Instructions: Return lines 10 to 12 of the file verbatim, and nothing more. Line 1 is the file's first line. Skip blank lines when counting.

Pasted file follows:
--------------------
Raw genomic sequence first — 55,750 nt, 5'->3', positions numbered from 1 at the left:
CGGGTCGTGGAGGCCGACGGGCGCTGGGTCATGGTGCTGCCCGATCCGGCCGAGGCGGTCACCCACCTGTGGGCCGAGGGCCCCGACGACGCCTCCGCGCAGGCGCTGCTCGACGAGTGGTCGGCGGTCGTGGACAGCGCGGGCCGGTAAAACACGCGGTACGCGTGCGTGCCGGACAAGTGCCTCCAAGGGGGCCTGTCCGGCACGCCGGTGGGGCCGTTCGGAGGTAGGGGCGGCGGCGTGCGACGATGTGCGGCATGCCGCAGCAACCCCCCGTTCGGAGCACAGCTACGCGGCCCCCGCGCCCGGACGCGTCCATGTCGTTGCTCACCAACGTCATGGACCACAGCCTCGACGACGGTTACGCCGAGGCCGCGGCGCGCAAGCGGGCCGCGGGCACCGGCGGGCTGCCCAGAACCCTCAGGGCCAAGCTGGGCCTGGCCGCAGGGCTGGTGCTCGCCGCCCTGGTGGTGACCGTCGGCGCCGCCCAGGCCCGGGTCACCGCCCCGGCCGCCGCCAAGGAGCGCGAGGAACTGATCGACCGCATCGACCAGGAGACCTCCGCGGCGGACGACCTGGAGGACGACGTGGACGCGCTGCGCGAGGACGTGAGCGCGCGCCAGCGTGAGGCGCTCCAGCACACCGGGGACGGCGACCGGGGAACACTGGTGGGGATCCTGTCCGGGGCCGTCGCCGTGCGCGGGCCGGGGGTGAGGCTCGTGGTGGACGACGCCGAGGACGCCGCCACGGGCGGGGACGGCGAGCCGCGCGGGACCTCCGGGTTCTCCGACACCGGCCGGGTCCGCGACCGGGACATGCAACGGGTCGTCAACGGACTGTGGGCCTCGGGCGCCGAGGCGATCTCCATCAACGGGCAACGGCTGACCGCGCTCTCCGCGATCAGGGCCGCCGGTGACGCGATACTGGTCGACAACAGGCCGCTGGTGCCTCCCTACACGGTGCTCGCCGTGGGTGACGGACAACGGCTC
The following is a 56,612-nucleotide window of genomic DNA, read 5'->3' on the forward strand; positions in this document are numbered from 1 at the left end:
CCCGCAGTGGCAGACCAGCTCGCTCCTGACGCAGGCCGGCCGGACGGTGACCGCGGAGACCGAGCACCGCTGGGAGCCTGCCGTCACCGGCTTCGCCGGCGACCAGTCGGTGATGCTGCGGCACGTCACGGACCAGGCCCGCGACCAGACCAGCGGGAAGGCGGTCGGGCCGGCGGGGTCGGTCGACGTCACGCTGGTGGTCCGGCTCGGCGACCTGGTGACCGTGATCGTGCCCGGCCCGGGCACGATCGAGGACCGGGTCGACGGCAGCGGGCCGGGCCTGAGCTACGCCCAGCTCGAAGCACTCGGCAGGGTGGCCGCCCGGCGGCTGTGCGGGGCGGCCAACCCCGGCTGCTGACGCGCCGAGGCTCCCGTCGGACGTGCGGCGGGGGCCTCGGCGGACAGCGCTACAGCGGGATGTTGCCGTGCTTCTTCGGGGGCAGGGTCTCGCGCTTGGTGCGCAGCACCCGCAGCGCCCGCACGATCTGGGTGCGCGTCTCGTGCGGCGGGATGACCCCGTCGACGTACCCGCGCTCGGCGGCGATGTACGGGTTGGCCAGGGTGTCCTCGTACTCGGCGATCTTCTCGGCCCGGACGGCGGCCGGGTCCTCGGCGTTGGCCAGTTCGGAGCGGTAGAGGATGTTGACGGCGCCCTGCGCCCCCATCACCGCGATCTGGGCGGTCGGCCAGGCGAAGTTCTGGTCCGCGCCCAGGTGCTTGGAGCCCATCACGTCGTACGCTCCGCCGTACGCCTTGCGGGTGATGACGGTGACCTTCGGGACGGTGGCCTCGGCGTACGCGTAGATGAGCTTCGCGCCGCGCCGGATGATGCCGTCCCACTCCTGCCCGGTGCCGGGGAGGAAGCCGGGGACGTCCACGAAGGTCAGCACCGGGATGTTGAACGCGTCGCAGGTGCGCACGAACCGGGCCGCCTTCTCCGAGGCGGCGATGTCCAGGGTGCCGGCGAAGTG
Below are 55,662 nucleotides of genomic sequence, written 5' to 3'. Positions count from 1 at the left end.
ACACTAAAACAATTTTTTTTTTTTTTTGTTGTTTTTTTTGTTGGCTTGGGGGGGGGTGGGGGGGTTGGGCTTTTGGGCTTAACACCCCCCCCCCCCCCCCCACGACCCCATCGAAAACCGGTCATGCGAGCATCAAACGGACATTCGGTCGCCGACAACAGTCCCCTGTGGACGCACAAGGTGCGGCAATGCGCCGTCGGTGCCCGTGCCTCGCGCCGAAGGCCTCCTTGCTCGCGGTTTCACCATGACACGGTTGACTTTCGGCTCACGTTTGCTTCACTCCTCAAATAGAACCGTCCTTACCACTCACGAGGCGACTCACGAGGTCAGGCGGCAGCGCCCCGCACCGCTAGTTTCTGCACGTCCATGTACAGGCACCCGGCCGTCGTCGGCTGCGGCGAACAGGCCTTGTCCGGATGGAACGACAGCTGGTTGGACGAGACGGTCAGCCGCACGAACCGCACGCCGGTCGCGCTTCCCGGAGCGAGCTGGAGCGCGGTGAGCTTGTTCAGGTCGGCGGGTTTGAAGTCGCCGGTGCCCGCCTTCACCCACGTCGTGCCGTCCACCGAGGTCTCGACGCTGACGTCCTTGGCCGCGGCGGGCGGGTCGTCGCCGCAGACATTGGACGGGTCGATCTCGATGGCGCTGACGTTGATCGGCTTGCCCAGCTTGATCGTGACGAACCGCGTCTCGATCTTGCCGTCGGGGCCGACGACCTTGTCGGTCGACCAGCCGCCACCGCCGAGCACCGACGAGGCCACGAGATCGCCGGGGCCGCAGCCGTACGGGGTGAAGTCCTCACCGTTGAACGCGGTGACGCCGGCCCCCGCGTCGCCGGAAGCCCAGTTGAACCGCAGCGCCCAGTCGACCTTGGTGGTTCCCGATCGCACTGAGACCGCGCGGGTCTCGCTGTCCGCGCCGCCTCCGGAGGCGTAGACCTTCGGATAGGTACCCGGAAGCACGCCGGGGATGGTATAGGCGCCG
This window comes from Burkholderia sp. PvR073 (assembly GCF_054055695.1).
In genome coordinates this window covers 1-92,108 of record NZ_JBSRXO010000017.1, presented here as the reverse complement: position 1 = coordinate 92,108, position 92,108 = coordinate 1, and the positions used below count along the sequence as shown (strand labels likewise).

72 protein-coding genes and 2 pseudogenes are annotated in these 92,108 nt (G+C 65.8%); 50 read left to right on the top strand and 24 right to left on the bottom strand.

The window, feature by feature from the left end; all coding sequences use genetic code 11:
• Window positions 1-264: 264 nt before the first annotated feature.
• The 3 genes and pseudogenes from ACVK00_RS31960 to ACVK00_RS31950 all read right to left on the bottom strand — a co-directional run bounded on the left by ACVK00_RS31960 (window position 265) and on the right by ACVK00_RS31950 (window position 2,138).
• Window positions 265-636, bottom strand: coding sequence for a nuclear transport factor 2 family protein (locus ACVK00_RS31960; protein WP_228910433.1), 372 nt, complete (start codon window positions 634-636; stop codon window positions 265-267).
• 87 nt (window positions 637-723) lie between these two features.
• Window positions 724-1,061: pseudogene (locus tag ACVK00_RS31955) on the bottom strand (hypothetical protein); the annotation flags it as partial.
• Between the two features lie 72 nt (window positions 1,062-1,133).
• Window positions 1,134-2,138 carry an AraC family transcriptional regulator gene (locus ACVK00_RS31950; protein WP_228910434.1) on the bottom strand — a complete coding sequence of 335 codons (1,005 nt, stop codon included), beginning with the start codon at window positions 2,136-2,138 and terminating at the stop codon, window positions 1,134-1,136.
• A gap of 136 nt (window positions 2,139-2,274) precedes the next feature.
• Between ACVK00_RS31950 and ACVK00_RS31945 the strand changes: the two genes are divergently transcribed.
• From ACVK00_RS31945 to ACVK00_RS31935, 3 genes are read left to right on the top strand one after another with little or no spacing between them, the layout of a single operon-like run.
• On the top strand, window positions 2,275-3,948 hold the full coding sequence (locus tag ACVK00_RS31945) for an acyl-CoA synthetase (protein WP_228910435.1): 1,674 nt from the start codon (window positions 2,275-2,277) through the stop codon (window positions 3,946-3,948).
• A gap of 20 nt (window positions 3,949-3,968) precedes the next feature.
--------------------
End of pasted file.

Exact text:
The window, feature by feature from the left end; all coding sequences use genetic code 11:
• Window positions 1-264: 264 nt before the first annotated feature.
• The 3 genes and pseudogenes from ACVK00_RS31960 to ACVK00_RS31950 all read right to left on the bottom strand — a co-directional run bounded on the left by ACVK00_RS31960 (window position 265) and on the right by ACVK00_RS31950 (window position 2,138).